Chief Rabbi Jonathan Sacks, raises
some fundamental questions about the scapegoating and demonisation
of Israel in his 'Yom Ha'atzmaut' address, delivered 11th
May 2005, at Finchley Synagogue
For more than 2000 years the Jewish calendar
went without significant addition, whether of new Holy days
or new fast days, whether of remembrances of grief or of
Four new days have been added, all in the period of Sefirat
Ha'Omer, between Pesach and Shavuot, between the Exodus
and revelation - two days of grief, two days of joy; Yom
Hashoah and Yom Hazikaron on the one hand, Yom Ha'atzmaut
and Yom Yerushalayim on the other.
The American writer Milton Himmelfarb once said that we
are a tiny people, but great things seem to happen around
us and to us. Already before the 20th century Jewish history
was recognised as unique: by Pascal, Jean-Jacques Rousseau
and Tolstoy. Little could they have known that some of the
most dramatic of all chapters of Jewish history were yet
to be written: the Shoah, the attempt once and for all to
silence the Jewish voice and eliminate the Jewish presence.
Rachmanah litzlan, from the face of the earth.
Yom Hazikaron, when we remember those who fell in Israel's
defence as they discovered that the Jewish people still
has to fight for the right to be, to exist, to have one
place on earth where we can defend ourselves.
Yet out of the very depths of those very tragedies came
two of the greatest moments in 2000 years of history, Yom
Ha'atzmaut - the restoration of Jewish sovereignty after
1900 years, and Yom Yerushalayim, the return to the ancient
and holy city, Jerusalem, home of the Jewish heart, focus
of all our prayers, embodiment of all our hopes.
Yet Israel is again under attack, after four years of a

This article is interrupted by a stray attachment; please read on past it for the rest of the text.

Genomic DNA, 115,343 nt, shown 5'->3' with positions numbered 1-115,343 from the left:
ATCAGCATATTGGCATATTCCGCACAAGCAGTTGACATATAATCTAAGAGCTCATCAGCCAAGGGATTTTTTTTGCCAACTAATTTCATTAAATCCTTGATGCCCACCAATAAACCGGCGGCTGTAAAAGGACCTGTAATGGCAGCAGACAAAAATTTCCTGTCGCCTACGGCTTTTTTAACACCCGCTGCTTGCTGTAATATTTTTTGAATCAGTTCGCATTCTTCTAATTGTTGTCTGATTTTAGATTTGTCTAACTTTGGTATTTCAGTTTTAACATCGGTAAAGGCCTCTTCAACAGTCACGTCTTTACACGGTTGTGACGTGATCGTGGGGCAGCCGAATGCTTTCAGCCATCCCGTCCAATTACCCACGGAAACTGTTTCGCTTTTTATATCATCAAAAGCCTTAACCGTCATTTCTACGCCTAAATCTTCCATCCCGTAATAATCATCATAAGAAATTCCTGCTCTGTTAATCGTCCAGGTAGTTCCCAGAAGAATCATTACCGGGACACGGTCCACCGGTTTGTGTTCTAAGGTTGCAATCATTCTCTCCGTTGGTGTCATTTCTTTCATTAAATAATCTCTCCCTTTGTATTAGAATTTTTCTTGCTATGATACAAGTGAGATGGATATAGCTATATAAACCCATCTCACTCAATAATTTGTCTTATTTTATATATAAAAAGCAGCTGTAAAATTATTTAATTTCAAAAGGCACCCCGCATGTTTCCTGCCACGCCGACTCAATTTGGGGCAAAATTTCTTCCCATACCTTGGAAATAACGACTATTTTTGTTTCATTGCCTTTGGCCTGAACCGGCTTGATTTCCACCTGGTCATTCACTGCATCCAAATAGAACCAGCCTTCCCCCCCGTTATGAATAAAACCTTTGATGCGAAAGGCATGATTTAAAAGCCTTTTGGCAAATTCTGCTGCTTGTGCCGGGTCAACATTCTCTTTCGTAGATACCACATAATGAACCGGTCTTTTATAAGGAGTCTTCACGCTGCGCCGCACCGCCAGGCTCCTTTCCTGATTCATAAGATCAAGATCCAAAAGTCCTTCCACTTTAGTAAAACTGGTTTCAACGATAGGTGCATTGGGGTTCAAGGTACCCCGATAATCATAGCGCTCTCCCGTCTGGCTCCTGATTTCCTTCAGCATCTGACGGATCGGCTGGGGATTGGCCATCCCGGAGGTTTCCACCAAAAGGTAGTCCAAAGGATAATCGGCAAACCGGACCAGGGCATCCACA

savage, ceaseless, brutal terror.
At the very moment that terror is being contained, Israel
is facing a new attack - a systematic campaign of delegitimization
and demonisation among the media, non-governmental organisations,
university teachers, and perhaps even among the churches
- as if the cause of peace, or justice, or reconciliation,
or coexistence were served by listening to only one voice
in the conversation, only one side, the other side, in the
No-one summed up the irony of our present situation better
than the Israeli writer Amos Oz. "In the 1930s our
enemies said: Jews to Palestine. Now they say: Jews out
of Palestine. They don't want us to be here. They don't
want us to be there. They don't want us to be."
Why, after 57 years and more of seeking peace, is Israel
still seen as the aggressor?
Why, after ten years of negotiation, in which the Palestinians
were offered their own state in all of Gaza, 97% of the
West Bank, with a capital in East Jerusalem, is Israel still
seen as the sole obstacle to peace?
Why, in a world in which there are 57 Islamic states and
something like 100 Christian ones, is the desire of the
Jewish people to have just one state of its own seen as
- God forbid - racist or exclusionary?
Why, when Israel occupies a quarter of one percent of the
land mass of the Arab world, is it deemed to be Goliath
Why, alone among the almost 200 nations that comprise the
United Nations, is Israel the only one whose very right
to be is still called into question?
Why is the Israel- Palestinian conflict seen by one European
public after another as the greatest threat to world peace,
when anyone with the most rudimentary understanding of the
contemporary world knows full well that were - God forbid
a million times -Israel to cease to be, not one of those
problems of the world would be changed by a millimetre.
There would still be conflict in Kashmir, Chechnya, Bosnia,
Kosovo, Indonesia, the Philippines, China, Sudan, Algeria,
and Zimbabwe. There would still be global warming, poverty,
illiteracy, disease. Most people of the world would still
be deprived of the most basic freedoms and human rights.
All that would have happened is that the bravest experiment
of modern times - the introduction of freedom and democracy
into a corner of the Middle East - would have failed, and
with it the hopes of many peoples, not just our own.
Why is Israel blamed for almost every problem affecting
the 21st century? Why is Israel held up as the explanation
for the underachievement, inequality, and lack of human
rights in other countries? This afternoon I attended the
service of remembrance for the victims of the Tsunami. with
its devastating loss of life throughout the Indian Ocean.
The Tsunami. A tidal wave. I thought, here was a disaster
for which Israel could not be blamed. I was wrong. Within
days a religious teacher, in another part of the world,